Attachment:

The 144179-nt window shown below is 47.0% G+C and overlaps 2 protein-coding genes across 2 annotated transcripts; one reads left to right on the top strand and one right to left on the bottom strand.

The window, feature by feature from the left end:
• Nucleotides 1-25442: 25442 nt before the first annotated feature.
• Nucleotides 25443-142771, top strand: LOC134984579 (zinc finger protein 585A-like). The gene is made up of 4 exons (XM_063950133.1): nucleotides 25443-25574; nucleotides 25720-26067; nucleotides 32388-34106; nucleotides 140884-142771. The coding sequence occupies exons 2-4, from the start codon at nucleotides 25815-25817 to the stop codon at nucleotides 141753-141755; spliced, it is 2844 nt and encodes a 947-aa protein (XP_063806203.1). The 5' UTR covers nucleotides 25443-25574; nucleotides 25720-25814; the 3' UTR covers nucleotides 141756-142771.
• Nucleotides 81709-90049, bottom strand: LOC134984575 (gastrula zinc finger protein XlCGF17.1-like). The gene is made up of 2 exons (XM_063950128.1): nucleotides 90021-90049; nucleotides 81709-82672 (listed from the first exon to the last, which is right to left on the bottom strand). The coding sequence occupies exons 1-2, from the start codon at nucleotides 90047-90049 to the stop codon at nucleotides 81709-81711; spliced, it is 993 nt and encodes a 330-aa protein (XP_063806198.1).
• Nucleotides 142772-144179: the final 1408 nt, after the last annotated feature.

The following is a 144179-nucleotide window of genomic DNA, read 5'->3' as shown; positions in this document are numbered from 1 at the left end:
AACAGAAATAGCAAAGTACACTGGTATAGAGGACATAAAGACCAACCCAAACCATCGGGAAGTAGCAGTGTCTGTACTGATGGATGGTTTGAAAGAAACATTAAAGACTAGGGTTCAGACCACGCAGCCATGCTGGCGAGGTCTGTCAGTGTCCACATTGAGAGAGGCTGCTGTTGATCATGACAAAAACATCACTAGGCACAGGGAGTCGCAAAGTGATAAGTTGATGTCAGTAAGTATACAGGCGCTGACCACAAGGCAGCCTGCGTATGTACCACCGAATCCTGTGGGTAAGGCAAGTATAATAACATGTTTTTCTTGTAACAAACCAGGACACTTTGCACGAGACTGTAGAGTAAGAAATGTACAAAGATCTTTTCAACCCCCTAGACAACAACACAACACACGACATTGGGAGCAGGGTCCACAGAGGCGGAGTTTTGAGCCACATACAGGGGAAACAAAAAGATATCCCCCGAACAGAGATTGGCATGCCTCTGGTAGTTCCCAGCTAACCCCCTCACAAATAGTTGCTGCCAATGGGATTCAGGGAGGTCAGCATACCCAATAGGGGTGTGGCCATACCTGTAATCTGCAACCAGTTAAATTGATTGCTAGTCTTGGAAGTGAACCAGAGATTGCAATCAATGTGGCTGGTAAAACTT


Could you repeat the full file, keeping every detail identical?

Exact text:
The 144179-nt window shown below is 47.0% G+C and overlaps 2 protein-coding genes across 2 annotated transcripts; one reads left to right on the top strand and one right to left on the bottom strand.

The window, feature by feature from the left end:
• Nucleotides 1-25442: 25442 nt before the first annotated feature.
• Nucleotides 25443-142771, top strand: LOC134984579 (zinc finger protein 585A-like). The gene is made up of 4 exons (XM_063950133.1): nucleotides 25443-25574; nucleotides 25720-26067; nucleotides 32388-34106; nucleotides 140884-142771. The coding sequence occupies exons 2-4, from the start codon at nucleotides 25815-25817 to the stop codon at nucleotides 141753-141755; spliced, it is 2844 nt and encodes a 947-aa protein (XP_063806203.1). The 5' UTR covers nucleotides 25443-25574; nucleotides 25720-25814; the 3' UTR covers nucleotides 141756-142771.
• Nucleotides 81709-90049, bottom strand: LOC134984575 (gastrula zinc finger protein XlCGF17.1-like). The gene is made up of 2 exons (XM_063950128.1): nucleotides 90021-90049; nucleotides 81709-82672 (listed from the first exon to the last, which is right to left on the bottom strand). The coding sequence occupies exons 1-2, from the start codon at nucleotides 90047-90049 to the stop codon at nucleotides 81709-81711; spliced, it is 993 nt and encodes a 330-aa protein (XP_063806198.1).
• Nucleotides 142772-144179: the final 1408 nt, after the last annotated feature.

The following is a 144179-nucleotide window of genomic DNA, read 5'->3' as shown; positions in this document are numbered from 1 at the left end:
AACAGAAATAGCAAAGTACACTGGTATAGAGGACATAAAGACCAACCCAAACCATCGGGAAGTAGCAGTGTCTGTACTGATGGATGGTTTGAAAGAAACATTAAAGACTAGGGTTCAGACCACGCAGCCATGCTGGCGAGGTCTGTCAGTGTCCACATTGAGAGAGGCTGCTGTTGATCATGACAAAAACATCACTAGGCACAGGGAGTCGCAAAGTGATAAGTTGATGTCAGTAAGTATACAGGCGCTGACCACAAGGCAGCCTGCGTATGTACCACCGAATCCTGTGGGTAAGGCAAGTATAATAACATGTTTTTCTTGTAACAAACCAGGACACTTTGCACGAGACTGTAGAGTAAGAAATGTACAAAGATCTTTTCAACCCCCTAGACAACAACACAACACACGACATTGGGAGCAGGGTCCACAGAGGCGGAGTTTTGAGCCACATACAGGGGAAACAAAAAGATATCCCCCGAACAGAGATTGGCATGCCTCTGGTAGTTCCCAGCTAACCCCCTCACAAATAGTTGCTGCCAATGGGATTCAGGGAGGTCAGCATACCCAATAGGGGTGTGGCCATACCTGTAATCTGCAACCAGTTAAATTGATTGCTAGTCTTGGAAGTGAACCAGAGATTGCAATCAATGTGGCTGGTAAAACTT